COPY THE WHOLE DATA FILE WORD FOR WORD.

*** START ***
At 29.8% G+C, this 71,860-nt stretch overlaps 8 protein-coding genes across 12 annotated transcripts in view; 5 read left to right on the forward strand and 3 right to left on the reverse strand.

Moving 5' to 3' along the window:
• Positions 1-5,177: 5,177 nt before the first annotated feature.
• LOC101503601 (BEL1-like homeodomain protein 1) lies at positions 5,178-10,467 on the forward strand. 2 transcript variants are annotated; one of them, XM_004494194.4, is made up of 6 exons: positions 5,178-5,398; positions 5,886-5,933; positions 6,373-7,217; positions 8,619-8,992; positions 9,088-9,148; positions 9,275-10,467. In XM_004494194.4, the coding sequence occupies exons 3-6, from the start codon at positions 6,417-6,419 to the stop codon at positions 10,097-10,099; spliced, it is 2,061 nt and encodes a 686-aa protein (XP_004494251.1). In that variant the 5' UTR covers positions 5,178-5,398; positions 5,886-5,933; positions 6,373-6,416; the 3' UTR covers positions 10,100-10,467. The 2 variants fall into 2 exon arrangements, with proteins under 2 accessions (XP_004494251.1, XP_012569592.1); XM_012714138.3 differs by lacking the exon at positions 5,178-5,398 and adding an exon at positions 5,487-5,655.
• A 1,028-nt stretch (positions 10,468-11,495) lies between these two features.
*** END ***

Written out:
At 29.8% G+C, this 71,860-nt stretch overlaps 8 protein-coding genes across 12 annotated transcripts in view; 5 read left to right on the forward strand and 3 right to left on the reverse strand.

Moving 5' to 3' along the window:
• Positions 1-5,177: 5,177 nt before the first annotated feature.
• LOC101503601 (BEL1-like homeodomain protein 1) lies at positions 5,178-10,467 on the forward strand. 2 transcript variants are annotated; one of them, XM_004494194.4, is made up of 6 exons: positions 5,178-5,398; positions 5,886-5,933; positions 6,373-7,217; positions 8,619-8,992; positions 9,088-9,148; positions 9,275-10,467. In XM_004494194.4, the coding sequence occupies exons 3-6, from the start codon at positions 6,417-6,419 to the stop codon at positions 10,097-10,099; spliced, it is 2,061 nt and encodes a 686-aa protein (XP_004494251.1). In that variant the 5' UTR covers positions 5,178-5,398; positions 5,886-5,933; positions 6,373-6,416; the 3' UTR covers positions 10,100-10,467. The 2 variants fall into 2 exon arrangements, with proteins under 2 accessions (XP_004494251.1, XP_012569592.1); XM_012714138.3 differs by lacking the exon at positions 5,178-5,398 and adding an exon at positions 5,487-5,655.
• A 1,028-nt stretch (positions 10,468-11,495) lies between these two features.